PontiacApril 16, 2008
Tether pilot program aims to prevent jail overcrowding
By Jennie Miller
C & G Staff Writer
PONTIAC — In lieu of asking Oakland County taxpayers for $90 million-$100 million to build a new jail and another $20 million per year for operating costs, officials have entered into a pilot tether program to reduce jail overcrowding.
The program, which is now under way, gives judges within Oakland County’s 6th Circuit Court the authority to consider non-violent felons for participation in the tethering program once they have served 50 percent of their required jail time.
“Jail overcrowding is plaguing Oakland County, as well as the state,” said Judge Wendy Potts. “I’ve had to release 2,500 convicted individuals since 2005 on early release. Many of these people have absolutely no oversight, and some just walk. I’m pleased we are able to take part in this.”
County officials have been researching initiatives to curb jail overcrowding. With a state-mandated maximum jail population of 1,828 prisoners, the county remains below, but close.
“We have to constantly look for more ways to operate cost effectively and efficiently,” said Oakland County Sheriff Michael Bouchard.
Yet the safety of the general public is a top priority.
“All of our efforts are intended to keep the population safe and secure, but to prevent jail overcrowding,” said Oakland County Board of Commissioners Chairman Bill Bullard Jr., R-Highland Township.
Judicial Services Group of Waterford will provide the Omnilink offender-monitoring devices that will be used in the six-month pilot program. Once the program is well under way, it is estimated that 30 tethers will be passed out each day.
“This is the first tracking device that tracks people very accurately, both indoors and outdoors,” said Daniel Graff-Radford, vice president of sales for Omnilink Systems. “It uses redundant cell tower triangulation, so we can track (offenders) anywhere, anytime.”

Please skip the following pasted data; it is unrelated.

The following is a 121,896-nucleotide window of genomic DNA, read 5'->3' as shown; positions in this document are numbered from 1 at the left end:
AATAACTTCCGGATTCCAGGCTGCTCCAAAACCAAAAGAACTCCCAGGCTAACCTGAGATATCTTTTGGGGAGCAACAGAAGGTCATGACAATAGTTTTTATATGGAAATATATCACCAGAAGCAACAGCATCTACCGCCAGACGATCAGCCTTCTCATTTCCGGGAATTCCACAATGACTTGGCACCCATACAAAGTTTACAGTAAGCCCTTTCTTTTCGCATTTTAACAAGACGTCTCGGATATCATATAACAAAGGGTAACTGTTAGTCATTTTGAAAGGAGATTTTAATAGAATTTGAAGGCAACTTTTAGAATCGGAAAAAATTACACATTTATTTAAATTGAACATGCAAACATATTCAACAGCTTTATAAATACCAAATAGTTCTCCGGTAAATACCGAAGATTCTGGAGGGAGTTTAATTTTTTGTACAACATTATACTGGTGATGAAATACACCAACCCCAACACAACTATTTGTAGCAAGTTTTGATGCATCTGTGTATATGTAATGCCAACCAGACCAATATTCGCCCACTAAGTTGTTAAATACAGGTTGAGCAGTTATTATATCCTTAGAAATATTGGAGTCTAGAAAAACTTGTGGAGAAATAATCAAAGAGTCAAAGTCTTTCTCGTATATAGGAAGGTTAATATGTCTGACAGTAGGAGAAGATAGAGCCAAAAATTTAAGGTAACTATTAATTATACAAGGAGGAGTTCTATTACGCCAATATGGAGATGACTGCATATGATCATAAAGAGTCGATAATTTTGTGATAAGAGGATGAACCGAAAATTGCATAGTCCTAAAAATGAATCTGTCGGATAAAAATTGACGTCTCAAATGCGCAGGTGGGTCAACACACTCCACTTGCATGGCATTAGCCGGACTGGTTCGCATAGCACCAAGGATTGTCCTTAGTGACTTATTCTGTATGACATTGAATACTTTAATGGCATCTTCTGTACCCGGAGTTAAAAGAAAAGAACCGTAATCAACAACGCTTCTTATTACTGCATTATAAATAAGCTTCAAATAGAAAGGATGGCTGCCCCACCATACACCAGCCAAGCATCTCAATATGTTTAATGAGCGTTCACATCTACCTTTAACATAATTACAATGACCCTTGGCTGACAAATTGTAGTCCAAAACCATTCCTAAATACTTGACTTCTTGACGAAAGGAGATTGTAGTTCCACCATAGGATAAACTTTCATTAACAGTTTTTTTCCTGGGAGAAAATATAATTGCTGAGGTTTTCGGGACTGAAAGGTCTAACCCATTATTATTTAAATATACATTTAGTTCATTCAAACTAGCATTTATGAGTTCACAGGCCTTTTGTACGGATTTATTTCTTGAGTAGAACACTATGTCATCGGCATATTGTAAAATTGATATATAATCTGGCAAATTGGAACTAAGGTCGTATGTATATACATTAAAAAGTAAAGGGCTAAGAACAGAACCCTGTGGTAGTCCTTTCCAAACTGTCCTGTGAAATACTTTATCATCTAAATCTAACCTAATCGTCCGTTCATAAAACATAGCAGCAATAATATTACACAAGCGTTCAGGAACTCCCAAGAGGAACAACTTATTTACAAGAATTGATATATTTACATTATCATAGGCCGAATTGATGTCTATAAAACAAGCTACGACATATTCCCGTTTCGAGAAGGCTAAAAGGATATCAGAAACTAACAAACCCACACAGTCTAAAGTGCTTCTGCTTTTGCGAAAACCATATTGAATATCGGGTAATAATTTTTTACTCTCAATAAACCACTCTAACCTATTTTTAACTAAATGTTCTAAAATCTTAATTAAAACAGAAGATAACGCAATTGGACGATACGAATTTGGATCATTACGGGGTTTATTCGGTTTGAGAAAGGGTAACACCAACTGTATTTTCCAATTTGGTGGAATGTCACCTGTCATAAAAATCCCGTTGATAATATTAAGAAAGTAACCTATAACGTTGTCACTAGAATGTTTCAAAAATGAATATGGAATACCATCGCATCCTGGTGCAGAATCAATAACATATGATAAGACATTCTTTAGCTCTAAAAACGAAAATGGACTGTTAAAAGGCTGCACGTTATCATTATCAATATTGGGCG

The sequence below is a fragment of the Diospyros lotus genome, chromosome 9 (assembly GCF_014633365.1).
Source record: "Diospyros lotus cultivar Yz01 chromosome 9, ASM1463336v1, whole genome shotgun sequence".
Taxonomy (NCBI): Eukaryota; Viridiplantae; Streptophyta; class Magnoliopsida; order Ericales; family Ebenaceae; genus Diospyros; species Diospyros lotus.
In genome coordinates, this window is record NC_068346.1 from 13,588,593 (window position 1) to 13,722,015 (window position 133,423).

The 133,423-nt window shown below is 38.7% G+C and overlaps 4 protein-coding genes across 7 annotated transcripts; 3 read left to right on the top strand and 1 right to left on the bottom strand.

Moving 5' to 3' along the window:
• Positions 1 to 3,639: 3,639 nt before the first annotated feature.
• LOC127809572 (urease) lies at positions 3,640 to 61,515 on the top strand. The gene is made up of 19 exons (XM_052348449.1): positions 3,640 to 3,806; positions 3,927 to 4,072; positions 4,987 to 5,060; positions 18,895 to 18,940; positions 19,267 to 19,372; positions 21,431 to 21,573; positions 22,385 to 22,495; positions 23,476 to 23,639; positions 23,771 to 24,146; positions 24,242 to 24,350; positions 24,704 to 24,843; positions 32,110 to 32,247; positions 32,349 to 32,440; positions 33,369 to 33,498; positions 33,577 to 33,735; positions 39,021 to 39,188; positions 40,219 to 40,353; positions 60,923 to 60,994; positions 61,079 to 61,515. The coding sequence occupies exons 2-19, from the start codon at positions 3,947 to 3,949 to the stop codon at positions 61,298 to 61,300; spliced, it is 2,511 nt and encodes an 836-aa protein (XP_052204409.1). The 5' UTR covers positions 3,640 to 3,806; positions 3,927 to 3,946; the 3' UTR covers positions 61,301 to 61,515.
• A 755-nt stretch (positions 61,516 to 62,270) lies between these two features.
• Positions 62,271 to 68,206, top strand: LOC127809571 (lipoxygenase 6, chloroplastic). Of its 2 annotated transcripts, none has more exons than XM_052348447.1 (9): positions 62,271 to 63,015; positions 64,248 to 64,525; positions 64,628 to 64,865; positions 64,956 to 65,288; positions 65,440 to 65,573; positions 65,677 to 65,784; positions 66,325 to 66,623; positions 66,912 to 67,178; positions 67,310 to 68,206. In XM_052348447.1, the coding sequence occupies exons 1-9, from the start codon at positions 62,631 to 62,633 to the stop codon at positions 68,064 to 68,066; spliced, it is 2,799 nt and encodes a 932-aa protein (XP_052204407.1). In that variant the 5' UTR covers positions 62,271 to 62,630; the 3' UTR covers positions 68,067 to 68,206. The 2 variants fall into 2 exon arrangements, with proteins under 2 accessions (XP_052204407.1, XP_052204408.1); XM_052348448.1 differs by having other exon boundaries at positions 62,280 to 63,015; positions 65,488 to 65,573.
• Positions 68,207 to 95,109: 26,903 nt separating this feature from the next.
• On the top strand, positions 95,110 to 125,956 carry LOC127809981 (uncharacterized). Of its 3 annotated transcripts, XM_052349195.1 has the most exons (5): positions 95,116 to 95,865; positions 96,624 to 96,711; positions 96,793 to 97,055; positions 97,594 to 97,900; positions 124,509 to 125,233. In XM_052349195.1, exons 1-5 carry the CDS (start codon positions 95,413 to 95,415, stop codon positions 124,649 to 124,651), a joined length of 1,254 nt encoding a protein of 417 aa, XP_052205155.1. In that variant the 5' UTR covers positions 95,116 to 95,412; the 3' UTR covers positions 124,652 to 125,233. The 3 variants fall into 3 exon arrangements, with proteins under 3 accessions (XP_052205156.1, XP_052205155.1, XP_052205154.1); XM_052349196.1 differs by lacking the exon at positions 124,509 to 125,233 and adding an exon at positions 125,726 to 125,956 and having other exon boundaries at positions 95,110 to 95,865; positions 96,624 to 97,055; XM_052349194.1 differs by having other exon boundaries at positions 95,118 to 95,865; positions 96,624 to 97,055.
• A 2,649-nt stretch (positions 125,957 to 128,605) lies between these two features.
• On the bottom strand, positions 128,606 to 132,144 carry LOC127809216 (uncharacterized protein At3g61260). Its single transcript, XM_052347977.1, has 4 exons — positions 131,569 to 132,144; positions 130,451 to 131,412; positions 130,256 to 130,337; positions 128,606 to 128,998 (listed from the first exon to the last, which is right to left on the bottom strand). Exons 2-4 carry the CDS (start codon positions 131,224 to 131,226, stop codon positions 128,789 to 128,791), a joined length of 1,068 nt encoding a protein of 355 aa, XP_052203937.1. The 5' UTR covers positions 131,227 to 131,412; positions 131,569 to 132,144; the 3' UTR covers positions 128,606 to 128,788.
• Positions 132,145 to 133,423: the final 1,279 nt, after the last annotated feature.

Board of Commissioners Liaison Jim Cavanaugh tested the device on April 9. Attached to his ankle, the tether was pre-programmed with the locations of his office and his home, and the conditions were that he return to his home within 20 minutes of leaving work. He stopped at Arby’s on his way home, and the monitoring system alerted the authorities.
“They caught me,” Cavanaugh said. “My next stop would have been jail. If you violate the conditions, you’re back in the clink.”
The company’s monitoring center is located in Georgia, with staff working around the clock managing the alert systems and notifying proper authorities of any infractions.
“It’s like a command center down there,” explained Jeff Kirkpatrick, president of Judicial Services Group, adding that the Oakland County Sheriff’s Department has established a protocol for how to respond to violations.
Individuals who are eligible for the tether program are those considered to be low-risk offenders.
This excludes those convicted of violent or assault crimes, sex offenses, escape offenses, most controlled substance offenses, certain weapons offenses, those who’ve had institutional behavior problems, and those who are enrolled in a court-ordered treatment program, work-release or the Sheriff’s Boot Camp.
“There are a number of people who are eligible,” Potts said, adding that the sentence will include either home confinement or work release. “They will be monitored, and if they violate (the conditions), they will be returned.”
Cost savings is expected to be great, according to Bullard. An inmate is estimated to cost the county $95 per day to be jailed, he said, and these electronic monitoring devices are a fraction of that cost.
“Across the country, we’ve found that it’s between 1/8 and 1/16 of the cost to keep someone on the tether program,” Graff-Radford said.
The electronic monitors are just one way the county is attempting to meet the jail population directives mandated by the state while still keeping the public safe and costs down.
“We’ve made some great efforts and great strides,” said Oakland County Commissioner Eileen Kowall, R-White Lake, a member of the Oakland County Criminal Justice Coordinating Council. “We are taking a big step forward (with this program), and I’m sure it’ll be successful.”
For more information about this and other initiatives set forth by the Oakland County Board of Commissioners and the Oakland County Criminal Justice Coordinating Council, visit www.oakgov.com/boc.
For more information about Omnilink Systems, visit www.omnilinksystems.com.
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